Suggested Wine Pairings: If you are in the mood for white, a nice Albarino such as Salvenal Cosecha 2008 (only $14.99 at Wine Gourmet) would work nicely. For a red wine, try a Spanish Garnacha such as Atteca Old Vines 2008 (an absolute bargain at $17.99!).

Mmmmm..... paella!

Grilled Mixed Paella
Serves 6  VERY hungry people

½ cup good dry white wine – preferably Spanish
1 tsp. saffron threads, crushed
1 large or 2 medium yellow onions, peeled, cut into 1 in. dice – skin reserved
5 large cloves garlic, peeled, minced – skin reserved
½ cup packed fresh flat-leafed parsley leaves, lightly chopped – stems reserved and chopped
1 ½ lb. shrimp – peeled and deveined, lightly sprinkled with sea salt – shells reserved
7 cups good quality low-sodium chicken stock (preferably homemade)
1 tbsp. olive oil (preferably Spanish)
8 oz. Spanish chorizo cut into ½ in. chunks
6 boneless/skinless chicken thighs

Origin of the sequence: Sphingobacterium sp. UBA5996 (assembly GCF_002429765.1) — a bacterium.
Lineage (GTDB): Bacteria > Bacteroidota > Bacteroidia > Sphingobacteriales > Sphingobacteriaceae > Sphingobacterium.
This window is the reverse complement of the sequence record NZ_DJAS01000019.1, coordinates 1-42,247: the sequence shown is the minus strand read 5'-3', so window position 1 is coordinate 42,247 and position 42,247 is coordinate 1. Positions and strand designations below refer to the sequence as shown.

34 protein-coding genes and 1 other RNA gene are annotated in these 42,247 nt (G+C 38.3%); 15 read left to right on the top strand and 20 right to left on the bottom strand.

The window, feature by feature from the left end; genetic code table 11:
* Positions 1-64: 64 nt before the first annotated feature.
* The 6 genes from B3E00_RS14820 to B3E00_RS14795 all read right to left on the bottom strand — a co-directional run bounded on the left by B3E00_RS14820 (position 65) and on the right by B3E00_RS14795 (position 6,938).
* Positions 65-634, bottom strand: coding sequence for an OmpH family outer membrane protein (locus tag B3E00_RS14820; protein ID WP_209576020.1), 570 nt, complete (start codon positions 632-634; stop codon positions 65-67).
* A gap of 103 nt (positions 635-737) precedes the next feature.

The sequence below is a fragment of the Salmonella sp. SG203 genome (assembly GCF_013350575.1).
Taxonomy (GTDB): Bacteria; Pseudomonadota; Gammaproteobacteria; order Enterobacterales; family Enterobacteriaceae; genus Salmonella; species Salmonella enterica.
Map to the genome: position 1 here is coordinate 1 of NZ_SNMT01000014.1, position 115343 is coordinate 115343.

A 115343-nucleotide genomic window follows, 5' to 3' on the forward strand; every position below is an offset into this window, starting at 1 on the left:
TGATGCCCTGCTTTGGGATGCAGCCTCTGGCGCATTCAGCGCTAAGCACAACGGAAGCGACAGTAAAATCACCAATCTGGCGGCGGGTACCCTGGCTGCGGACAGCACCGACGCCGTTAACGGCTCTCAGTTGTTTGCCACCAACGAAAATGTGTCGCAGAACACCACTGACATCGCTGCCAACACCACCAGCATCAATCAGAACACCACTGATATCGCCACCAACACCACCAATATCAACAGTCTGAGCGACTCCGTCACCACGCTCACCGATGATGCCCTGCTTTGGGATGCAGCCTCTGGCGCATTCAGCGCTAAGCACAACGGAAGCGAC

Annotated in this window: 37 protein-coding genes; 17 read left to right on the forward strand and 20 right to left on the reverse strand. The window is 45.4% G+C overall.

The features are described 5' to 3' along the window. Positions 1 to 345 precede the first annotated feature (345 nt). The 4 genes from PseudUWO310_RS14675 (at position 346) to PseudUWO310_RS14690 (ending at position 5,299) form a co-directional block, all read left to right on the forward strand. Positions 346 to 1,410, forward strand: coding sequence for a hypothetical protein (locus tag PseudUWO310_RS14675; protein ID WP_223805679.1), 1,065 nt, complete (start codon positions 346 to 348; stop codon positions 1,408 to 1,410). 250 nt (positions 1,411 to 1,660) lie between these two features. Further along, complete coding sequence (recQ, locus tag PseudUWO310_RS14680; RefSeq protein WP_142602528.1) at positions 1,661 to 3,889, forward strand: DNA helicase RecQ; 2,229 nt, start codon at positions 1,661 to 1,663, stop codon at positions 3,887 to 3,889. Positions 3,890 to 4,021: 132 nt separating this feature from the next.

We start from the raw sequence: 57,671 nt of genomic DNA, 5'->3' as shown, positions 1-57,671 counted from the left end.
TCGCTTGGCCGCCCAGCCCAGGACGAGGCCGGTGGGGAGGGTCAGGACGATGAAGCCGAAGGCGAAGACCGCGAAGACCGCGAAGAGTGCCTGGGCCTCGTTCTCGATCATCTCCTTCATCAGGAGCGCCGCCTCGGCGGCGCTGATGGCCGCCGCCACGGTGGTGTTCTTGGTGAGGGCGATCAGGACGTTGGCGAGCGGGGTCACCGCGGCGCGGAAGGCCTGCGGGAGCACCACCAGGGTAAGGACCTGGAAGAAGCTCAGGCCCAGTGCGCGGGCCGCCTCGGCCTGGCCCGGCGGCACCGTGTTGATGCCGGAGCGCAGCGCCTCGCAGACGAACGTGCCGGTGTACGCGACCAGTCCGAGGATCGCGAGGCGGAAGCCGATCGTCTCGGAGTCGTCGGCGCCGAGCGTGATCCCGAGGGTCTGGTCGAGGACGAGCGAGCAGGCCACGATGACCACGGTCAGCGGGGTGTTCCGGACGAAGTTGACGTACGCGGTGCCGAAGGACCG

1 red bell pepper cut into 1 in. dice
1 green bell pepper cut into 1 in. dice
1 tsp. dried thyme
1 tsp. dried sage
½ tsp. smoked paprika
½ tsp. sweet paprika
2 ¼ cups unwashed Arborio rice
2 to 3 tbsp. demi-glace, depending on strength
10 oz. grape tomatoes, halved
¾ cup fresh peas (frozen is acceptable)
½ cup pitted olives [preferably Spanish (such as Manzanilla) stuffed with anchovies – trust me!]
1 large fresh rosemary sprig
½ lb. mussels – cleaned and debearded
3 large lemons

Preheat grill over medium high heat and cover. Ideally the grill should hover around 350˚.

Prepare all ingredients (mise-en-place) beforehand. Put thyme, sage, and both the sweet and the smoked paprikas into a mortar and pestle and grind until well combined.

Put saffron into white wine to soak.

In a medium saucepan add reserved shrimp shells, onion and garlic skins and parsley stems to chicken stock and bring to a boil. Reduce to a simmer and cook for at least 30 minutes. Strain. Keep broth hot but not boiling.

On grill, add olive oil to a paellera (paella pan) for six and heat until shimmering. Add chorizo (do not be tempted to use Mexican chorizo because it is too greasy) and brown all over. Remove. Salt chicken, add to pan and sauté until nicely-browned. Remove. Add onion, peppers and fennel. Lightly salt and sauté 2-3 minutes, stirring constantly. Add the herb/paprika mixture to the pan, along with garlic, and continue to stir for another minute.